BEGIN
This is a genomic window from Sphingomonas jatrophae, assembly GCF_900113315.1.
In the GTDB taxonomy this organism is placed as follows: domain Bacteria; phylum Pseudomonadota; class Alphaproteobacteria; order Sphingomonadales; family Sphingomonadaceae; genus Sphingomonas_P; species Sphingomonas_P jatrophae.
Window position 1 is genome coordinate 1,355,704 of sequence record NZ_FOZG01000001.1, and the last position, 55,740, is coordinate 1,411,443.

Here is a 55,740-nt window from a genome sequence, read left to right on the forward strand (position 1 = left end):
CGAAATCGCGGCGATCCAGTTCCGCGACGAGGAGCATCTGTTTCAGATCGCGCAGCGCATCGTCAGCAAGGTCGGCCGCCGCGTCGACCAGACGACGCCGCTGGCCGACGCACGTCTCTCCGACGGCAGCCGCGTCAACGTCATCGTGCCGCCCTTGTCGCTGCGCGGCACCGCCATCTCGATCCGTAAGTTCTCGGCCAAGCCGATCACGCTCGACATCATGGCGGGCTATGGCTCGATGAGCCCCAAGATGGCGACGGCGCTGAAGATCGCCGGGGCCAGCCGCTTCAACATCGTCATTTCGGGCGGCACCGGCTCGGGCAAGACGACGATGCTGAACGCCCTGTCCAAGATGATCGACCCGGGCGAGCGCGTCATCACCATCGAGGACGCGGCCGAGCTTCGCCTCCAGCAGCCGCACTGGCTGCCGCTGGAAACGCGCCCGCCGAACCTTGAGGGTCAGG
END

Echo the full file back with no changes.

This is a genomic window from Sphingomonas jatrophae, assembly GCF_900113315.1.
In the GTDB taxonomy this organism is placed as follows: domain Bacteria; phylum Pseudomonadota; class Alphaproteobacteria; order Sphingomonadales; family Sphingomonadaceae; genus Sphingomonas_P; species Sphingomonas_P jatrophae.
Window position 1 is genome coordinate 1,355,704 of sequence record NZ_FOZG01000001.1, and the last position, 55,740, is coordinate 1,411,443.

Here is a 55,740-nt window from a genome sequence, read left to right on the forward strand (position 1 = left end):
CGAAATCGCGGCGATCCAGTTCCGCGACGAGGAGCATCTGTTTCAGATCGCGCAGCGCATCGTCAGCAAGGTCGGCCGCCGCGTCGACCAGACGACGCCGCTGGCCGACGCACGTCTCTCCGACGGCAGCCGCGTCAACGTCATCGTGCCGCCCTTGTCGCTGCGCGGCACCGCCATCTCGATCCGTAAGTTCTCGGCCAAGCCGATCACGCTCGACATCATGGCGGGCTATGGCTCGATGAGCCCCAAGATGGCGACGGCGCTGAAGATCGCCGGGGCCAGCCGCTTCAACATCGTCATTTCGGGCGGCACCGGCTCGGGCAAGACGACGATGCTGAACGCCCTGTCCAAGATGATCGACCCGGGCGAGCGCGTCATCACCATCGAGGACGCGGCCGAGCTTCGCCTCCAGCAGCCGCACTGGCTGCCGCTGGAAACGCGCCCGCCGAACCTTGAGGGTCAGG